Carbon goal will guide sustainable recovery and growth to 2050 and beyond

Luis Felipe de Oliveira by Luis Felipe de Oliveira | Jun 9, 2021

This month marks my one-year anniversary as the Director General of ACI World – I knew the first twelve months would be a challenging and unique experience but never in a million years could I have anticipated just quite how memorable they would be, both on a professional and personal level.

Despite all the challenges facing our industry, this was an ideal time to reposition ACI World, to work more closely with the ACI Regions, and set out a new mission for the organization in order to better serve our members.  I am also very proud of our joint effort in setting an ambitious global level target for the airport sector – a commitment to reach Net Zero carbon emission by 2050.

The COVID-19 pandemic has had an enormous impact on airports but it has not diminished the industry’s commitment to sustainability with a continuing and increasing focus on climate change. Our global efforts will further complement the initiatives lead by the European airports and ACI Europe, where airports from Sweden have already achieved the Net Zero emissions goal in 2020, and hopefully help other airports across the world to achieve the ‘ultimate goal’ earlier than anticipated.

It has always been the case that our permission to operate and grow – at both local and global levels – will only be attained when airports, the wider aviation community, and governments work together to address, minimize, and mitigate the environmental impacts of aviation.

Airports Council International takes a leadership role in the aviation industry in promoting sustainable development which actively addresses environmental impacts while ensuring delivery of the undoubted economic and social benefits of aviation.

The Intergovernmental Panel on Climate Change (IPCC) has called for a net-zero economy by 2050 and identified a need for the aviation industry at large to continue the momentum of global collaboration and develop more ambitious CO2 reduction goals to meet the objectives of the Paris Agreement.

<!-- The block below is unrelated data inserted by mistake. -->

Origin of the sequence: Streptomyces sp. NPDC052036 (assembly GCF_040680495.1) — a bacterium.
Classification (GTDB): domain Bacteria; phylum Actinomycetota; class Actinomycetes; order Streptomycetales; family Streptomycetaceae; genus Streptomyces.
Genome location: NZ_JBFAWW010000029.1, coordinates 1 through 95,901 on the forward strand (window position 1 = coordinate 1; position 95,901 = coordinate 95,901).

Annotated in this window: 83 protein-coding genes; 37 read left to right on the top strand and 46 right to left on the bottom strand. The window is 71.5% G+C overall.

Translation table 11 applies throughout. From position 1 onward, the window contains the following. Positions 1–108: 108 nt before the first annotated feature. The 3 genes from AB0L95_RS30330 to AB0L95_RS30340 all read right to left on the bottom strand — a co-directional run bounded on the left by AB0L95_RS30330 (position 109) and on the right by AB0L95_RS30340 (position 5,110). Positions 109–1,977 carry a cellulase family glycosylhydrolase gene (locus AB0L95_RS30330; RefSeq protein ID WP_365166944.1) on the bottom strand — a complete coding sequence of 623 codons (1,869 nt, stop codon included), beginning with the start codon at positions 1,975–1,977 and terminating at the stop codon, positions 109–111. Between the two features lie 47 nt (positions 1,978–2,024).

Airports – as a key part of the aviation industry – have been taking active steps to address the environmental impact of operations for decades and the goals of ACI’s environmental initiatives are to promote sustainable development that removes, reduces, or mitigates the environmental impact while supporting the delivery of economic and social benefits.

The time has come, however, for a bold commitment on climate change: a long-term carbon goal that will guide airports towards net zero emissions.

Net zero by 2050

According to the IPCC, aviation is responsible for between 2 and 3% of total global human- induced carbon emissions with airports producing approximately 2% of this amount.

Over the last 40 years, the aviation industry has invested billions in research and development which has resulted in measures and practices which have made significant progress in reducing its environmental impact.

While this work has been effective – ACI member airports have decreased emissions over the last 10 years despite significant traffic growth in that time – aviation’s share of global emissions is expected to increase as it will continue to grow, and other sectors decarbonize, so more must be done.

A common, credible, and ambitious carbon goal for airports is a positive driving force in the aviation sector as it continues to pursue a sustainable recovery.

With the support from the consultants ICF and Airbiz, and from Hong Kong International Airport, Oman Airport, the Schiphol Group, San Francisco International Airport, Seattle Tacoma International Airport, Vancouver Airport, the Greater Toronto Airports Authority, Exolum, Terpel and the World Fuel Services – we have created an ambitious long-term carbon goal to drive further action and support the decarbonization efforts of airports as they respond to climate change.

ACI member airports at a global level commit to reach net zero carbon emission by 2050 and urge governments to provide the necessary support in this endeavor.

This Net Zero goal is focused on carbon emissions under the direct control of airport operators which are members of ACI.  Not all emissions, for example, emissions from aircraft operations, are under the direct control of the airports. Still, airports are encouraged to go beyond the scope of this goal and work with their airline and commercial partners to influence and address the common goal to reduce aviation’s carbon footprint.

But airports cannot do this alone.

If we are to realize this ambitious target, we must work closely the wider aviation community and count on the support of governments and key stakeholders to address, minimize, and mitigate the environmental impacts of continued aviation growth.

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Long Term Carbon Goal Study for Airports Report, 2021
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The roadmap to net zero

It is clear that airports can play an integral part of the solution to climate change but ACI World recognizes that each airport, country, and region is different.

The long-term carbon goal is ambitious and aspirational and intended to be adopted by individual airports in accordance with local conditions and with the support of local governments.